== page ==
This article argues that the logic of territory is particularly important for understanding the processes of capital accumulation and resistance in Latin America. The analysis focuses on Argentina, but draws on examples from throughout Latin America for a regional perspective and from the provinces of Jujuy, Cordoba and Santiago del Estero for subnational views. Section one describes the territorial restructuring of meaning, physical ‘places’ and politico-legal ‘spaces', as it plays out at multiple scales to facilitate the investment in and sale and export of natural resource commodities. I argue that land grabs contribute to this process but are not solely responsible for it. Section two explores the territorial logic of resistance. In what might be understood as territorial restructuring from below, rural communities are finding their own ways of restructuring places, legal spaces and the meaning of resistance from a peasant struggle for land reform to a peasant–indigenous alliance in defense of territory. This emerging alliance is not only important for understanding the nature of reactions to land grabbing and land conflict today. Recognizing and navigating the differences between peasant and indigenous histories of collective action are also crucial for sustaining such alliances at the regional, national and subnational level.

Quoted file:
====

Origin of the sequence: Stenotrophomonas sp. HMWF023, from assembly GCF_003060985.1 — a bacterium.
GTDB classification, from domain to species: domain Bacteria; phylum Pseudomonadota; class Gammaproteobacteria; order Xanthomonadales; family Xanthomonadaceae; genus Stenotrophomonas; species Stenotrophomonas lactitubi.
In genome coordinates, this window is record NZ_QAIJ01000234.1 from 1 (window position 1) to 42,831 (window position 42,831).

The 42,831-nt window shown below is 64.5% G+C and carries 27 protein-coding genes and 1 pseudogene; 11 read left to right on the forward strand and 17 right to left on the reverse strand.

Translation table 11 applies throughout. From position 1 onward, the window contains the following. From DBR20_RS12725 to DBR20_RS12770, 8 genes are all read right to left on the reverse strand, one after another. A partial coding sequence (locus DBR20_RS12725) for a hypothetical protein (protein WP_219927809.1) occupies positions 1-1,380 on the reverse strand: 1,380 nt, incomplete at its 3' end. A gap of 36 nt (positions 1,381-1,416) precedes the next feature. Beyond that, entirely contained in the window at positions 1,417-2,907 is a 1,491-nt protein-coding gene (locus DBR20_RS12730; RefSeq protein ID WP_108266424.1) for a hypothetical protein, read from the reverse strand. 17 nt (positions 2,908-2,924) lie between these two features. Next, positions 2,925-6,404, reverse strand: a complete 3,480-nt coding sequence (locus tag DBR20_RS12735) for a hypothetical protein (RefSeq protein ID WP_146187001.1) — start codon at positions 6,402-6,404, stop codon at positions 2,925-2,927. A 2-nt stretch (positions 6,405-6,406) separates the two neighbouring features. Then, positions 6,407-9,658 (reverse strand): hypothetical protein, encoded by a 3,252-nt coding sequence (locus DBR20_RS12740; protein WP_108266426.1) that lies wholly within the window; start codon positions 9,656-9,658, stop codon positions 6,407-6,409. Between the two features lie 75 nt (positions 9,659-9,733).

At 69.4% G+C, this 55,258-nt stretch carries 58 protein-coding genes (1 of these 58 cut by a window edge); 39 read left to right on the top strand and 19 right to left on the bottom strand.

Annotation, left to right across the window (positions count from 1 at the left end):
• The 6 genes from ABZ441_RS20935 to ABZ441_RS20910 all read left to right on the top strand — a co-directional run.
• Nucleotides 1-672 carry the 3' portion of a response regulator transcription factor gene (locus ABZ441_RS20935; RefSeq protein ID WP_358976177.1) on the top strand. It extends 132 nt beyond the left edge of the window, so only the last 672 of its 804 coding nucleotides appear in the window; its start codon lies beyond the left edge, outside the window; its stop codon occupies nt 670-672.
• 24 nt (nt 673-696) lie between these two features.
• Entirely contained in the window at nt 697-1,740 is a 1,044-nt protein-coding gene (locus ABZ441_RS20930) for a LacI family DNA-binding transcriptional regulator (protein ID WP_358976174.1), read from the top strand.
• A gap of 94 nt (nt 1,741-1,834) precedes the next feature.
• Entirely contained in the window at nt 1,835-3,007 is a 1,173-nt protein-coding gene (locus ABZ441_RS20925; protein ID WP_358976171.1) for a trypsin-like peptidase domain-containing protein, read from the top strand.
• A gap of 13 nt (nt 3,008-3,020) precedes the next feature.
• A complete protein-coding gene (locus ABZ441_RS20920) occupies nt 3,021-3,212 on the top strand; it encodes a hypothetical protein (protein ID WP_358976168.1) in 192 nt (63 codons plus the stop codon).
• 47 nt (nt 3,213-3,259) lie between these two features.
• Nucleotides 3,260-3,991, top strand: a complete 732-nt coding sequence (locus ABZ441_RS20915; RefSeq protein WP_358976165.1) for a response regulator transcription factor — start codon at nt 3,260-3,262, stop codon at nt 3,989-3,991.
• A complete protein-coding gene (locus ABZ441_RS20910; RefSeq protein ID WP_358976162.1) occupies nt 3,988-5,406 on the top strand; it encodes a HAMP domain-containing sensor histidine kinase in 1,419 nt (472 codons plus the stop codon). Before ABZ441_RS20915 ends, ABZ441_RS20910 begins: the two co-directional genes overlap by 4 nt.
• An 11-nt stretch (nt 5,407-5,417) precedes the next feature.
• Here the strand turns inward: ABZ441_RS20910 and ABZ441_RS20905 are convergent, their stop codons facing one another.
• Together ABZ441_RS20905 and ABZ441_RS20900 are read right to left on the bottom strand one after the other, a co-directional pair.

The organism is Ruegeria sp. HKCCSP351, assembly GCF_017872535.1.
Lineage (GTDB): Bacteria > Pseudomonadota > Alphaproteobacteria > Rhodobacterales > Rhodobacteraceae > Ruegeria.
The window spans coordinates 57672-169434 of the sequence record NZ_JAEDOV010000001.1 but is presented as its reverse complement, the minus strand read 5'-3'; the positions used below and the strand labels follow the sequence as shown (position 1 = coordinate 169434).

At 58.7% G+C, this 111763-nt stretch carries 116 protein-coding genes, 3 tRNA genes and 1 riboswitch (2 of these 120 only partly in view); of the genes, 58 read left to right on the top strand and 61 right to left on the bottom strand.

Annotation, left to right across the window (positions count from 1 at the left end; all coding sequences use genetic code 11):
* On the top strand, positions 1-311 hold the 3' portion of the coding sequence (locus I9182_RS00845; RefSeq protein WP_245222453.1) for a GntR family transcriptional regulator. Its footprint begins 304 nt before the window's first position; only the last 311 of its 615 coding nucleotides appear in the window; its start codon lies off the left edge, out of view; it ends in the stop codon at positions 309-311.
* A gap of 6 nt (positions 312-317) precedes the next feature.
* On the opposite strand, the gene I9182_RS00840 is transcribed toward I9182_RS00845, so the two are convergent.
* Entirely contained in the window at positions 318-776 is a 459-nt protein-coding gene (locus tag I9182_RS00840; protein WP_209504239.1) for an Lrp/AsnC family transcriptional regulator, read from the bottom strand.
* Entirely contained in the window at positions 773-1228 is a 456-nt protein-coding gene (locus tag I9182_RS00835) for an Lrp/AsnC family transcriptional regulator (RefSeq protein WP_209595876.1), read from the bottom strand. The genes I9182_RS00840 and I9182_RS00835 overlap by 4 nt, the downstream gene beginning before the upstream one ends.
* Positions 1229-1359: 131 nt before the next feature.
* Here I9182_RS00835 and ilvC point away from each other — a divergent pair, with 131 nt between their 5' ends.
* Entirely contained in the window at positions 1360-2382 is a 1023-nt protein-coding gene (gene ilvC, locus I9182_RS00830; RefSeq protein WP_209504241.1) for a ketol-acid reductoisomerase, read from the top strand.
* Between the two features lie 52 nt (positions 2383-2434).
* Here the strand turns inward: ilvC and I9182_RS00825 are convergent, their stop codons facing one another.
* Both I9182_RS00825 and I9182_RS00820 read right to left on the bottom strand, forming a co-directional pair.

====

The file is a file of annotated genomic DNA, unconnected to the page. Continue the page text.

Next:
Autores y editores
Brent, Zoe W.
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